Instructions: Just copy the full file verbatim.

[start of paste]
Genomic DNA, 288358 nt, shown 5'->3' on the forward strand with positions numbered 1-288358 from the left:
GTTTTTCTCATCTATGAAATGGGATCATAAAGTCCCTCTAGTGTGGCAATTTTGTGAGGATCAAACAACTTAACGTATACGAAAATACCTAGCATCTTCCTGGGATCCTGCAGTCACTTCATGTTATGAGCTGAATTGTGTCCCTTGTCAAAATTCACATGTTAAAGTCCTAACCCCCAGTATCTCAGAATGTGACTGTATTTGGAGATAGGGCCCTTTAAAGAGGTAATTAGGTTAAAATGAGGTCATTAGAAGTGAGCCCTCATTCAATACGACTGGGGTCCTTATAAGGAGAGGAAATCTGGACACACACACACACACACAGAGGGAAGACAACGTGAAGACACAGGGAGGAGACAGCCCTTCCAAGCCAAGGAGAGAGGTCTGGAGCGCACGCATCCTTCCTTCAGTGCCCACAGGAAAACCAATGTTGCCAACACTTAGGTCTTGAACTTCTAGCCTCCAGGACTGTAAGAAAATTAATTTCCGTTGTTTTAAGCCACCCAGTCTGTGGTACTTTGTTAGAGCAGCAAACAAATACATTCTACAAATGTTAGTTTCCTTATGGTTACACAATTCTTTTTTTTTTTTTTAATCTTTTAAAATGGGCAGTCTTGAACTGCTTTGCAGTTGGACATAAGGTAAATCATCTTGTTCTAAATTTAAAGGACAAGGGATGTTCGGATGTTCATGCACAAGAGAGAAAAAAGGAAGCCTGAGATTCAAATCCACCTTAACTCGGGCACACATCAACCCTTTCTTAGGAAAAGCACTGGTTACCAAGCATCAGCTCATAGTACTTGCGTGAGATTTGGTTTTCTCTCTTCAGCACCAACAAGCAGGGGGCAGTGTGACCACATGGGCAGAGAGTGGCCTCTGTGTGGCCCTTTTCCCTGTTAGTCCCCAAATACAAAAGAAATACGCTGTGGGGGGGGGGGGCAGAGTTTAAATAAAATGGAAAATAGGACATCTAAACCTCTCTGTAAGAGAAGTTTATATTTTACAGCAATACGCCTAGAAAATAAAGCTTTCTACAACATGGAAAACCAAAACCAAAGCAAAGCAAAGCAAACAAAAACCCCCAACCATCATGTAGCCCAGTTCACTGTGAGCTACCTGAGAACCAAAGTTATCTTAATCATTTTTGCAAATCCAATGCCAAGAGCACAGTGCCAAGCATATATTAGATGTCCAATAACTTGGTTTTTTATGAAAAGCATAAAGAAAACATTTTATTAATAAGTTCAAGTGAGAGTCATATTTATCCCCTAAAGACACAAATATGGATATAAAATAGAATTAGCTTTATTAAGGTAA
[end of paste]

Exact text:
Genomic DNA, 288358 nt, shown 5'->3' on the forward strand with positions numbered 1-288358 from the left:
GTTTTTCTCATCTATGAAATGGGATCATAAAGTCCCTCTAGTGTGGCAATTTTGTGAGGATCAAACAACTTAACGTATACGAAAATACCTAGCATCTTCCTGGGATCCTGCAGTCACTTCATGTTATGAGCTGAATTGTGTCCCTTGTCAAAATTCACATGTTAAAGTCCTAACCCCCAGTATCTCAGAATGTGACTGTATTTGGAGATAGGGCCCTTTAAAGAGGTAATTAGGTTAAAATGAGGTCATTAGAAGTGAGCCCTCATTCAATACGACTGGGGTCCTTATAAGGAGAGGAAATCTGGACACACACACACACACACAGAGGGAAGACAACGTGAAGACACAGGGAGGAGACAGCCCTTCCAAGCCAAGGAGAGAGGTCTGGAGCGCACGCATCCTTCCTTCAGTGCCCACAGGAAAACCAATGTTGCCAACACTTAGGTCTTGAACTTCTAGCCTCCAGGACTGTAAGAAAATTAATTTCCGTTGTTTTAAGCCACCCAGTCTGTGGTACTTTGTTAGAGCAGCAAACAAATACATTCTACAAATGTTAGTTTCCTTATGGTTACACAATTCTTTTTTTTTTTTTTAATCTTTTAAAATGGGCAGTCTTGAACTGCTTTGCAGTTGGACATAAGGTAAATCATCTTGTTCTAAATTTAAAGGACAAGGGATGTTCGGATGTTCATGCACAAGAGAGAAAAAAGGAAGCCTGAGATTCAAATCCACCTTAACTCGGGCACACATCAACCCTTTCTTAGGAAAAGCACTGGTTACCAAGCATCAGCTCATAGTACTTGCGTGAGATTTGGTTTTCTCTCTTCAGCACCAACAAGCAGGGGGCAGTGTGACCACATGGGCAGAGAGTGGCCTCTGTGTGGCCCTTTTCCCTGTTAGTCCCCAAATACAAAAGAAATACGCTGTGGGGGGGGGGGGCAGAGTTTAAATAAAATGGAAAATAGGACATCTAAACCTCTCTGTAAGAGAAGTTTATATTTTACAGCAATACGCCTAGAAAATAAAGCTTTCTACAACATGGAAAACCAAAACCAAAGCAAAGCAAAGCAAACAAAAACCCCCAACCATCATGTAGCCCAGTTCACTGTGAGCTACCTGAGAACCAAAGTTATCTTAATCATTTTTGCAAATCCAATGCCAAGAGCACAGTGCCAAGCATATATTAGATGTCCAATAACTTGGTTTTTTATGAAAAGCATAAAGAAAACATTTTATTAATAAGTTCAAGTGAGAGTCATATTTATCCCCTAAAGACACAAATATGGATATAAAATAGAATTAGCTTTATTAAGGTAA